Peter Salama: medical epidemiologist who transformed global efforts to tackle major disease emergenciesBMJ 2020; 368 doi: https://doi.org/10.1136/bmj.m725 (Published 27 February 2020) Cite this as: BMJ 2020;368:m725
- Matt Limb
- Croydon, UK
Medical epidemiologist Peter Salama, a leading figure in the World Health Organization and Unicef, shook up global efforts to tackle major disease emergencies such as Ebola. He is credited with helping to rebuild WHO’s reputation after experts criticised its slow and disorganised response to the Ebola outbreak in west Africa (2013-16).1
As WHO’s head of health emergencies from 2016 to 2019 he oversaw reforms that analysts say transformed aspects of its approach and bore fruit in subsequent disease outbreaks.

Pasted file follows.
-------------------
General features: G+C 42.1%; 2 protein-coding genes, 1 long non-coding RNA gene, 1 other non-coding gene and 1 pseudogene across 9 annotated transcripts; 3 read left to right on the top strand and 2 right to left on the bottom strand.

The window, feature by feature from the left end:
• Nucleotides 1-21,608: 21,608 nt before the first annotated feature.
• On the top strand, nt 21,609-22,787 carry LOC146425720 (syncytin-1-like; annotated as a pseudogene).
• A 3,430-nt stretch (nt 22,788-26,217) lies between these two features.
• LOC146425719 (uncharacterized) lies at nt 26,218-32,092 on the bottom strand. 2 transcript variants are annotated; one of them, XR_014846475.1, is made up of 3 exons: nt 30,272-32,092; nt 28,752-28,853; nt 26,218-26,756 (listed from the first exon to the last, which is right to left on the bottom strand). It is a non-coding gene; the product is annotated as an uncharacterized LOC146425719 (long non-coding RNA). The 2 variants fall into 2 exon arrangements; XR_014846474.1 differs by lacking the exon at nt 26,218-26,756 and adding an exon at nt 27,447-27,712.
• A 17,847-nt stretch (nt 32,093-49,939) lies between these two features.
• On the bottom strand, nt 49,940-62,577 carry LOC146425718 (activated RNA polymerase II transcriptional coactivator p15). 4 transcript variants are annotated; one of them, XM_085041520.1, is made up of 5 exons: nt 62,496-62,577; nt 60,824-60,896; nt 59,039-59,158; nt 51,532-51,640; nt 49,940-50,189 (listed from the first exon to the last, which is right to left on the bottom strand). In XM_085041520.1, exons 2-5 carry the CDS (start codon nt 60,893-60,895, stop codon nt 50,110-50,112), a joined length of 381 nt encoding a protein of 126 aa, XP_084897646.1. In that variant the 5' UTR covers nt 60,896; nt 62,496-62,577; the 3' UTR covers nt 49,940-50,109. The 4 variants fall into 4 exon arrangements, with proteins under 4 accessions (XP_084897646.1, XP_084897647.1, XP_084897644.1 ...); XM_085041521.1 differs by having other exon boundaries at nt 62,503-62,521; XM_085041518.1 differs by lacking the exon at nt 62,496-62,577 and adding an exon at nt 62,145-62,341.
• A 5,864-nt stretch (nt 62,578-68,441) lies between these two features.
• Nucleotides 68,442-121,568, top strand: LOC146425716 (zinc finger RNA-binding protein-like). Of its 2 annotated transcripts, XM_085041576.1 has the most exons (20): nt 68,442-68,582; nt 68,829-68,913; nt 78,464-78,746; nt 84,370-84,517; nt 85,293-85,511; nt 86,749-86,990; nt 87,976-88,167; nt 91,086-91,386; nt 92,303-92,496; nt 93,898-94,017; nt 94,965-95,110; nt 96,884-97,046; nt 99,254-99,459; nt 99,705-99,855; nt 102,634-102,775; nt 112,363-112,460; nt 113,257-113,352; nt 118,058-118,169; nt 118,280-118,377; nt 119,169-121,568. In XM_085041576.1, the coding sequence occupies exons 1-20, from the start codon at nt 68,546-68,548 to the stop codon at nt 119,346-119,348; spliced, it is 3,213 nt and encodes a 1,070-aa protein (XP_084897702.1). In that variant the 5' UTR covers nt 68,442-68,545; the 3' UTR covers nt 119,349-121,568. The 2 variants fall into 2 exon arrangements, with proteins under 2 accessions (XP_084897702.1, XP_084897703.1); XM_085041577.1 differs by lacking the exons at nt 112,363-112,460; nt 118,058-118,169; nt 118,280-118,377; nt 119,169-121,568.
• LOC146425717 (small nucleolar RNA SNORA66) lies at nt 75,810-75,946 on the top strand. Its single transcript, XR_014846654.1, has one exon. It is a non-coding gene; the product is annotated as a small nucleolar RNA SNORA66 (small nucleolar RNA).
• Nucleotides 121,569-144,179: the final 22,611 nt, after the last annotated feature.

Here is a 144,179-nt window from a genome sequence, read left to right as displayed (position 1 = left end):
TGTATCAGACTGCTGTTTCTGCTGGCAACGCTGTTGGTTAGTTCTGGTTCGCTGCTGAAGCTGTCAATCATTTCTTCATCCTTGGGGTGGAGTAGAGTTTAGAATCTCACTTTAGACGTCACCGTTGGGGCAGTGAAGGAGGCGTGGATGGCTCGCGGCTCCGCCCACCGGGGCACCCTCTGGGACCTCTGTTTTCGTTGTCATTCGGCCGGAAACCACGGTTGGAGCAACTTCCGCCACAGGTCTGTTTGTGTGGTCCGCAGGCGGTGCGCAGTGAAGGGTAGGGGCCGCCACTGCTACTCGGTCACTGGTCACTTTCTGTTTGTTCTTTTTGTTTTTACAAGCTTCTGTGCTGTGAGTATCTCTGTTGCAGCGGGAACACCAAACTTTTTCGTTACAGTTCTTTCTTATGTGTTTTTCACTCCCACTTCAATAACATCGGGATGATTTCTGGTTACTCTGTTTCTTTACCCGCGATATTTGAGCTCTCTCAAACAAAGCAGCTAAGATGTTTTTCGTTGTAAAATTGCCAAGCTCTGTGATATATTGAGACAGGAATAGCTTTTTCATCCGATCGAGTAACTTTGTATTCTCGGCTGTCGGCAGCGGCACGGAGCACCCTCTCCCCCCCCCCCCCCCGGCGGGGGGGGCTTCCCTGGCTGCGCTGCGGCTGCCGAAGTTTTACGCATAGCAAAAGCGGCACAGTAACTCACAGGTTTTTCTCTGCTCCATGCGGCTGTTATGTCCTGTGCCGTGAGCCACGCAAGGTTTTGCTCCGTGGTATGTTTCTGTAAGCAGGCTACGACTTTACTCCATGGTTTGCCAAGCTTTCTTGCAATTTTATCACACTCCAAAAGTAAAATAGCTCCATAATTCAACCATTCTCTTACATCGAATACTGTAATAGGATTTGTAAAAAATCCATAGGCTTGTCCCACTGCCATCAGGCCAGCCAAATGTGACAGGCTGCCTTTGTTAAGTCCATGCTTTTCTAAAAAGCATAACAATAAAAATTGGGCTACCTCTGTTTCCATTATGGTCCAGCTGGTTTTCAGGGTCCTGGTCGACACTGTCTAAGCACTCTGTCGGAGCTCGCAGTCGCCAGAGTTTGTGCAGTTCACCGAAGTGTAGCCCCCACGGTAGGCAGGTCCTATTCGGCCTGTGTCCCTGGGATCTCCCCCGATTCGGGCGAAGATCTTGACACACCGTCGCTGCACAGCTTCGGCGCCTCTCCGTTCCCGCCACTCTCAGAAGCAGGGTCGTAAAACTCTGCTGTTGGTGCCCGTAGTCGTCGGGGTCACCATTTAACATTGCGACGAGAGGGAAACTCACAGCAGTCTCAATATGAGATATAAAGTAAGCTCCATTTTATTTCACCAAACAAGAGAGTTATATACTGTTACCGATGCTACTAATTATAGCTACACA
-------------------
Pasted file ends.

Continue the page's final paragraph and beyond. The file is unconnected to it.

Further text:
Salama’s sudden death from a suspected heart attack, aged 51, has shocked the global health community.
Only last year, as WHO’s head of universal health coverage, he had started ambitious new work to improve health systems and health outcomes in “fragile states.”
Jeremy Farrar, director of the Wellcome Trust, says Salama’s influence can be found in a more proactive and research based approach to tackling epidemics. His “energy and drive” at WHO were important in supporting the development of an Ebola vaccine and its use “as a public health tool which has had a dramatic impact,” says Farrar. “It’s a remarkable legacy to have left. There are huge lessons to be learnt now as we start to deal with novel coronaviruses.”
More than 11 000 people died in the Ebola outbreak that wrecked economies …